by Sr. Roselynn Humbert
I have noticed lately that when conversing I often find cues that lead me to tell a story. Some of these stories are true; they actually happened to me or people I know. Some stories are funny and may have happened. I said recently that to get to my age and not have lots of stories would be unusual.
I have a friend who has a collection of stories he likes to tell. Most of them are fairly long and have a punch line. Some are true. I’m sure we all know someone like this. Those of us who know him well can prompt him to tell stories to those who have never heard them.
At Christmas we are reminded of many stories. Some we remember such as stories being read to us like the Gospel stories of Jesus’ birth, or the poem It Was the Night Before Christmas. There are presentations in theaters like The Nutcracker and A Christmas Carol. There are films some of us grew up with such as A Miracle on 34th Street, It’s a Wonderful Life, and Holiday Inn. As TV entered our lives we watched Frosty the Snowman, Rudolf the Red Nosed Reindeer, and Charlie Brown’s Christmas. So many stories are told at this time of year and the ones I like most affect my heart.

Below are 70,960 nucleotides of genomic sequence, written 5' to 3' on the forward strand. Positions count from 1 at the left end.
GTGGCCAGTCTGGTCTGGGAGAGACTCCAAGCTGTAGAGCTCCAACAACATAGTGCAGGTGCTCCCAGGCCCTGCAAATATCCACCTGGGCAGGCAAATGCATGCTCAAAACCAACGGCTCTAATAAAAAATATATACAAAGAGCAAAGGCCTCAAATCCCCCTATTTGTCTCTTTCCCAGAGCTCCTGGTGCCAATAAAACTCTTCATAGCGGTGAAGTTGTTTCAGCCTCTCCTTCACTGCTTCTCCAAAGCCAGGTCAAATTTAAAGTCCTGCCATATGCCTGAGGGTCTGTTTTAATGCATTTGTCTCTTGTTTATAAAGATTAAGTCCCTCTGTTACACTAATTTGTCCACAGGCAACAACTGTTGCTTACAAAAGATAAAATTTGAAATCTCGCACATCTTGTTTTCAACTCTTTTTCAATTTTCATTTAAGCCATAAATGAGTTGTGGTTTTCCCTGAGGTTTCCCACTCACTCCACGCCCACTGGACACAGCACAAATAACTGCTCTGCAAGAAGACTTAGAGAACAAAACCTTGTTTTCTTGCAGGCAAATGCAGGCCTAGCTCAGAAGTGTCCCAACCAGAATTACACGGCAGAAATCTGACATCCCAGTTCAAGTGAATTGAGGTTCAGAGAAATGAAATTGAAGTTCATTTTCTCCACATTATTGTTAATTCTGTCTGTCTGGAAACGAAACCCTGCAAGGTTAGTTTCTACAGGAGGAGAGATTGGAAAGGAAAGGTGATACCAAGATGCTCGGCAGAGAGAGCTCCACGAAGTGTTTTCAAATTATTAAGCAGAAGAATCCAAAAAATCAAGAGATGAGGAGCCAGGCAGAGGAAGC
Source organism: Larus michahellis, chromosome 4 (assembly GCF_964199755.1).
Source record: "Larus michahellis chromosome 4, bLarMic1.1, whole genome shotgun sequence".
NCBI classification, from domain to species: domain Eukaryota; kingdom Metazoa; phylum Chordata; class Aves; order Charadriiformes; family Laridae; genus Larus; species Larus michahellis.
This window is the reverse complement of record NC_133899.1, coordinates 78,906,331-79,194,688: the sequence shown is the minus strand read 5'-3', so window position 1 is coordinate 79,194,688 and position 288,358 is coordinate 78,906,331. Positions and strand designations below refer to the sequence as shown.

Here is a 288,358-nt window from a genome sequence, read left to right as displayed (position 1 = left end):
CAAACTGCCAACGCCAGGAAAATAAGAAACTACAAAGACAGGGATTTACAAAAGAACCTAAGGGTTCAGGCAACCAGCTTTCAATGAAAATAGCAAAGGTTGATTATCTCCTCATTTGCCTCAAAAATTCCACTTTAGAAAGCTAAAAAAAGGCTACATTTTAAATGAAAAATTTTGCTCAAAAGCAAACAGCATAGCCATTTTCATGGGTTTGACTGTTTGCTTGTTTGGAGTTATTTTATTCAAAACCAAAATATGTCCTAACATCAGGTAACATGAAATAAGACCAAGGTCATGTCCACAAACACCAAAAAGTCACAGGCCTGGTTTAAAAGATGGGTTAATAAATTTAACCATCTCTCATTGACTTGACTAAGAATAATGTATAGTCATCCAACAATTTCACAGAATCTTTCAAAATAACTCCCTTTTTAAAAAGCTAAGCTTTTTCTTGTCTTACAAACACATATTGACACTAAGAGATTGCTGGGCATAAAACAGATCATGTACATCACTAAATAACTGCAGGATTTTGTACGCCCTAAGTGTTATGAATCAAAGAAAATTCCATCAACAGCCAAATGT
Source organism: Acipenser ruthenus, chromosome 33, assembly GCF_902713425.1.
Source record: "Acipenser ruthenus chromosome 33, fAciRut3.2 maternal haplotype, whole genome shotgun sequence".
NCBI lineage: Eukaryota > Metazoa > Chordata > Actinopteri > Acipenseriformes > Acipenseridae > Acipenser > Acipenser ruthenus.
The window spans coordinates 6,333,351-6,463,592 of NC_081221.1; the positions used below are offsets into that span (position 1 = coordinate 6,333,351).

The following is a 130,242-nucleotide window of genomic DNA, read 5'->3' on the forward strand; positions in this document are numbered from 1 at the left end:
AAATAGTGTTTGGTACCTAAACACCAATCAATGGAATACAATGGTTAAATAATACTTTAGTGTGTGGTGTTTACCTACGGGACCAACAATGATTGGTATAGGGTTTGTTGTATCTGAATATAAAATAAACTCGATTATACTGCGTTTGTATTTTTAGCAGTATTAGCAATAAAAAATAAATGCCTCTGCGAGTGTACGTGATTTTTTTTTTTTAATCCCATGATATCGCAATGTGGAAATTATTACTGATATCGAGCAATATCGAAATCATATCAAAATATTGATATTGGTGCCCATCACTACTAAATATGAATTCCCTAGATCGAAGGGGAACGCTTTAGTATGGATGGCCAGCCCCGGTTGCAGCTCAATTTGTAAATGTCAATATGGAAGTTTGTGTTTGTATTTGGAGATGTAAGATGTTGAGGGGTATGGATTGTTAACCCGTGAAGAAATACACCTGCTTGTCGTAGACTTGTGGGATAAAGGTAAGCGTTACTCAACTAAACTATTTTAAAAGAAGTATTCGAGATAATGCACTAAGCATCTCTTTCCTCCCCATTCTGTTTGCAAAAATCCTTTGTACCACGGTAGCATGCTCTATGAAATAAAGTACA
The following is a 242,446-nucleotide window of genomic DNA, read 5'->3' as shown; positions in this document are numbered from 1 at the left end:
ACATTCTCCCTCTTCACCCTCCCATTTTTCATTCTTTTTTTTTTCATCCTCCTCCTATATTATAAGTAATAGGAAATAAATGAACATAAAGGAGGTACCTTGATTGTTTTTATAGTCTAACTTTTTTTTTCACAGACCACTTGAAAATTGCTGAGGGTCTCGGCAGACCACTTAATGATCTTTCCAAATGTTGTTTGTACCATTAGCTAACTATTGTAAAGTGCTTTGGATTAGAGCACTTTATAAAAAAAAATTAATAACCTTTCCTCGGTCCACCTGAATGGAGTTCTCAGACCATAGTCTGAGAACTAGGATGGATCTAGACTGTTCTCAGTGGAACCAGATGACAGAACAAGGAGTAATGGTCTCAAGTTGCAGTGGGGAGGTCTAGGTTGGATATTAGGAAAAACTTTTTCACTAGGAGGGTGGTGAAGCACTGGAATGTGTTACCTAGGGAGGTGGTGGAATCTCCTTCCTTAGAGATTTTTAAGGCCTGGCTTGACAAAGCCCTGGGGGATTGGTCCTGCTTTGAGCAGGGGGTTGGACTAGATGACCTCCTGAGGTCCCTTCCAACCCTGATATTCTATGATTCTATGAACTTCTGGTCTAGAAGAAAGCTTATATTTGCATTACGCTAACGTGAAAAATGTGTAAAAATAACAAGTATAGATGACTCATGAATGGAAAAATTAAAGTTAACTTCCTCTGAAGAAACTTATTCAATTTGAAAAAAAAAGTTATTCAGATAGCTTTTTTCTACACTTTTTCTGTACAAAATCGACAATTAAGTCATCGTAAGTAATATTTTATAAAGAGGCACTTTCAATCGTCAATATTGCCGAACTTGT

Then there are the family stories. For instance, the Christmas I drove to my sister Lynn’s home in Cleveland and left all the clothes I had planned to bring on hangers back in my apartment. There are sad stories. The Christmas after my father died and we missed him so much and mourned as well as celebrated with my mother.
Stories are an integral part of the human experience. How we remember significant persons in our lives is very much bound up with the stories we remember or tell about them. The story of our God becoming one of us included the good stories and the not-o-good: Jesus’ complete dependency as a child (including “diapers” and “falling down when learning to walk”) was only the beginning of the story of his love. God took on our human nature in all its many joys and struggles.
I think this is what drew Francis of Assisi to follow in his footsteps. Francis knew his own weaknesses and felt called to be of service to the weak, the lepers, the sick. His devotion to the Mystery of Jesus was celebrated in his live nativity scene in Greccio the year before he died. Onlookers saw him holding the Babe of Bethlehem and laying him in the manger.
As we draw so near to the celebration of Jesus’ birth in a barn, wrapped in strips of cloth and laid in a feedbox for animals, what stories are you moved by? How is your heart moved by the joys and sorrows of your own life story? I pray that each of you who read this will be moved to love, forgiveness and peace this Christmas Season.